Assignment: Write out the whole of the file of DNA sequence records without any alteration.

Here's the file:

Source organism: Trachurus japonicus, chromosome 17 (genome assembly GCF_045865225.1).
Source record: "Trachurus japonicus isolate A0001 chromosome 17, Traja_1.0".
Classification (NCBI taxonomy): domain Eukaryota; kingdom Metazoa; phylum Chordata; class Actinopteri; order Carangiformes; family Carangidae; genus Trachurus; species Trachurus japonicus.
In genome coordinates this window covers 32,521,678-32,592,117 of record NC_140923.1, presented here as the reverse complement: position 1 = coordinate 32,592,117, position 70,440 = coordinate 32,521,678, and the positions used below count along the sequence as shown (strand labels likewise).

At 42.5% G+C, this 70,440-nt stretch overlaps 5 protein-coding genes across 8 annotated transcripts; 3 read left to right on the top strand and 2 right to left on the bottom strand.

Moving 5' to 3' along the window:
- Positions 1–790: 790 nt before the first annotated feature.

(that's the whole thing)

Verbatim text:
Source organism: Trachurus japonicus, chromosome 17 (genome assembly GCF_045865225.1).
Source record: "Trachurus japonicus isolate A0001 chromosome 17, Traja_1.0".
Classification (NCBI taxonomy): domain Eukaryota; kingdom Metazoa; phylum Chordata; class Actinopteri; order Carangiformes; family Carangidae; genus Trachurus; species Trachurus japonicus.
In genome coordinates this window covers 32,521,678-32,592,117 of record NC_140923.1, presented here as the reverse complement: position 1 = coordinate 32,592,117, position 70,440 = coordinate 32,521,678, and the positions used below count along the sequence as shown (strand labels likewise).

At 42.5% G+C, this 70,440-nt stretch overlaps 5 protein-coding genes across 8 annotated transcripts; 3 read left to right on the top strand and 2 right to left on the bottom strand.

Moving 5' to 3' along the window:
- Positions 1–790: 790 nt before the first annotated feature.